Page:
This week, SI.com is previewing all 30 MLB teams for the 2016 season, counting down to the No. 1 team in the league. At No. 10: the Texas Rangers.
2015 Record and Finish:
88–74 (.543), first place in American League West (eighth overall); lost AL Division Series to Blue Jays
2016 Projected Record and Finish:
88–74 (.543), second place in AL West, second place in AL wild card
The Case For
You could make the argument that the Rangers, who were under .500 as late as Aug. 13, lucked into the postseason dance last year. They outperformed their third-order wins by nearly eight wins and posted the AL’s seventh-best run differential. There’s no denying, however, that by summer’s end, Jeff Banister’s crew—with Cole Hamels stepping into the role of staff ace, with Shin-soo Choo and Adrian Beltre healthy, with Prince Fielder and Mitch Moreland raking, with a lights-out bullpen—looked like one of the most dangerous teams in the AL; Texas was, after all, one win from reaching the ALCS.
When the Rangers added Hamels at the trade deadline (a deal that at the time seemed aimed at 2016 and beyond), they knew they were getting a front-line starter, and the lefty was as advertised after arriving from the Phillies. With Hamels back in a rotation that by late May should include Yu Darvish, Martin Perez and Derek Holland, the Rangers have a chance to have one of their deepest rotations in years—maybe ever—if everything breaks right. Never in previous playoff runs did Texas have a one-two punch of the caliber of Hamels and Darvish, who is on schedule to return from Tommy John surgery in May and, when healthy, is as filthy as any pitcher on the planet.Hamels at the trade deadline (a deal that at the time seemed aimed at 2016 and beyond), they knew they were getting a front-line starter, and the lefty was as advertised after arriving from the Phillies. With Hamels back in a rotation that by late May should include Yu Darvish, Martin Perez and Derek Holland, the Rangers have a chance to have one of their deepest rotations in years—maybe ever—if everything breaks right. Never in previous playoff runs did Texas have a one-two punch of the caliber of Hamels and Darvish, who is on schedule to return from Tommy John surgery in May and, when healthy, is as filthy as any pitcher on the planet.
The bullpen should be a strength as well. A big reason for the Rangers’ surge late last season was—and this is where the work of Banister, the AL manager of the year, stood out—the remarkable improvement in the relief staff, which went from the worst in the AL to the sixth best after the All-Star break. The unit could be elite again, with Shawn Tolleson, Sam Dyson, Jake Diekman and Keone Kela all returning.
The Case Against
The Rangers finished, somewhat unexpectedly, third in the league in runs, thanks to career performances from the likes of Moreland, Delino DeShields, Jr., and Robinson Chirinos. While all three are regression candidates, the biggest reason to be nervous comes with the veterans in the lineup: Perpetually injured Josh Hamilton turns 35 in May (the hope is that he will be able to come off the disabled list at the start of that month), Choo turns 34 in July, Fielder will be 32 in May, and future Hall of Famer Beltre, approaching his age-37 season, is showing signs of slowing down (last season, he posted his worst OPS+ in six years). But you can put Darvish, who’s made a total of 22 starts over the last two years, at the top of the Rangers’ long list of injury concerns; if there are any issues in his recovery, Texas’ chances to repeat as division champs obviously take big hit.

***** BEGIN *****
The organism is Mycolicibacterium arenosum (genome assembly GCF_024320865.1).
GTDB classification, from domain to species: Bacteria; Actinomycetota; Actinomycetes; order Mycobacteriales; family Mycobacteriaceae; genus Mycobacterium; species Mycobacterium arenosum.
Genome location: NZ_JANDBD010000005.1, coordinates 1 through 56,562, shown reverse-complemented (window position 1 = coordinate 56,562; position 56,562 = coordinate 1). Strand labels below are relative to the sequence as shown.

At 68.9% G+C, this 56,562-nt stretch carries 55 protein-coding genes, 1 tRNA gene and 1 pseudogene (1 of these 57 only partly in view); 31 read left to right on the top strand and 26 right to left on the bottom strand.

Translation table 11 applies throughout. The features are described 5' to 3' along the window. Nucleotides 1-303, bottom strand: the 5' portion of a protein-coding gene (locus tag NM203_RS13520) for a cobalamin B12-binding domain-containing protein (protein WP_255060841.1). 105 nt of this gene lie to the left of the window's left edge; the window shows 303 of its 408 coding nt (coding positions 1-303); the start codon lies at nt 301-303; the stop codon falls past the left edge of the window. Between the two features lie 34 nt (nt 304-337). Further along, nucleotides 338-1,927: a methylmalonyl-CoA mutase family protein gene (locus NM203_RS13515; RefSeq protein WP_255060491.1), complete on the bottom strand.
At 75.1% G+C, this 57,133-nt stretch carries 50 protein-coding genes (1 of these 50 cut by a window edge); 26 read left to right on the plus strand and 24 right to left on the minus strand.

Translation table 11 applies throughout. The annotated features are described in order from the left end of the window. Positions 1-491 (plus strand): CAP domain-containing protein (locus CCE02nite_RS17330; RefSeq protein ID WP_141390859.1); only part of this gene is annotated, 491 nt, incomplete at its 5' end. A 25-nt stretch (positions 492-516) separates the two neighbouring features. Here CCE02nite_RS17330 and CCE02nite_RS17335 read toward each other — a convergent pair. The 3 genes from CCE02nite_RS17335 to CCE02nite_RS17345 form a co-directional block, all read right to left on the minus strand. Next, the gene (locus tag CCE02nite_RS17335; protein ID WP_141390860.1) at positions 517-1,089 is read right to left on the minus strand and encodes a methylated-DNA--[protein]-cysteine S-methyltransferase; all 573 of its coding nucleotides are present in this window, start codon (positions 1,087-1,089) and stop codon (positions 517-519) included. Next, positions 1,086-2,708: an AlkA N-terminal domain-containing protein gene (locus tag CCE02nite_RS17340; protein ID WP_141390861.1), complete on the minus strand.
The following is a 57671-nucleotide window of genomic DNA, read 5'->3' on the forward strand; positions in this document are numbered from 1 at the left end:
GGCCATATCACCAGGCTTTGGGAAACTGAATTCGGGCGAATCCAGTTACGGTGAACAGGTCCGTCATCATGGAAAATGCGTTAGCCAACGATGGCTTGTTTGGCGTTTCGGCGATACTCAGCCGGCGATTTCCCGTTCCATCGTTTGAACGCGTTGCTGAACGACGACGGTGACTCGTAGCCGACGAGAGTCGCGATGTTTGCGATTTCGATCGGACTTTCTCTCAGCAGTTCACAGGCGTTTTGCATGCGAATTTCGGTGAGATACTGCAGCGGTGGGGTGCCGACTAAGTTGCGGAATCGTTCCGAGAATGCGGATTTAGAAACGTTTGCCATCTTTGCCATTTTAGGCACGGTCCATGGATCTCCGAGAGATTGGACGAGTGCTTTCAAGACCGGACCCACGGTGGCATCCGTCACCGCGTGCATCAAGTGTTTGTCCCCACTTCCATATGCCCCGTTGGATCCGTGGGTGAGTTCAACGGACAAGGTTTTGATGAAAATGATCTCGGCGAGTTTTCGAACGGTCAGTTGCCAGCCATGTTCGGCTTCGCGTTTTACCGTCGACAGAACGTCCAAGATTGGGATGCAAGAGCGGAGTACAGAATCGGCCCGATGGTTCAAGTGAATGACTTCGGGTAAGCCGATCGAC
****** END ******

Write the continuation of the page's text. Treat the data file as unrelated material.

The Rangers went from a 91-win team to a 75-win team two years ago when they were completely decimated by injuries—in 2014, Texas players lost a remarkable 2,100 days to the disabled list. While bad luck on that scale is unlikely, staying healthy will clearly be key for a team full of players who can’t seem to stay healthy.
Lisa Blumenfeld/Getty Images
X-Factor: Joey Gallo, 3B/OF
To much fanfare, Gallo made his arrival in Arlington last summer, and the faithful were immediately treated to a Ruth-ian show, as the 22-year-old masher (who has hit 105 home runs in the minors since 2013) blasted monster home runs in his first two games. The raw Vegas-bred power was jaw-dropping, but the problems in his approach quickly became obvious, too. Gallo struck out way too much: 57 times in just 108 at-bats, and according to Fangraphs, he posted the highest swinging strike rate of anyone with at least 100 plate appearances over the last five years. But despite all his flaws, Gallo remains one of the most fascinating prospects out there because of his power.
Gallo will start the season in the minors, at Triple A Round Rock, and he could very well stay there most of the season. But because the Rangers have injury-prone and aging starters at third base and in left and rightfield, Gallo—like fellow youngsters Nomar Mazara and Jurickson Profar—could also be taking meaningful cuts in Arlington this summer.
Number To Know: 16
That's how many home runs were hit by Rougned Odor, the second most ever by a second baseman under the age of 22 (Bill Mazeroski, at 21, had 19 in 1958.) Odor was the Rangers’ big breakout player of 2015, and he left a mark on the postseason, too, becoming the third-youngest player to homer in his first playoff game. Odor was probably rushed to the majors in 2014, at 20 years old, and he struggled to start '15 before he was sent to Triple A in May. After his June recall, he hit a superb .292/.334/.527, and he could be on the verge of a star-making season.
Most Overrated: Elvis Andrus, SS
"He has not fulfilled the potential that most baseball people thought he would—he has the talent and skill set to be a superstar."
Most Underrated: Colby Lewis, SP
"Any time a guy is a 17-game winner and he's still considered a fifth starter? There are No. 1s who don't win 17 games."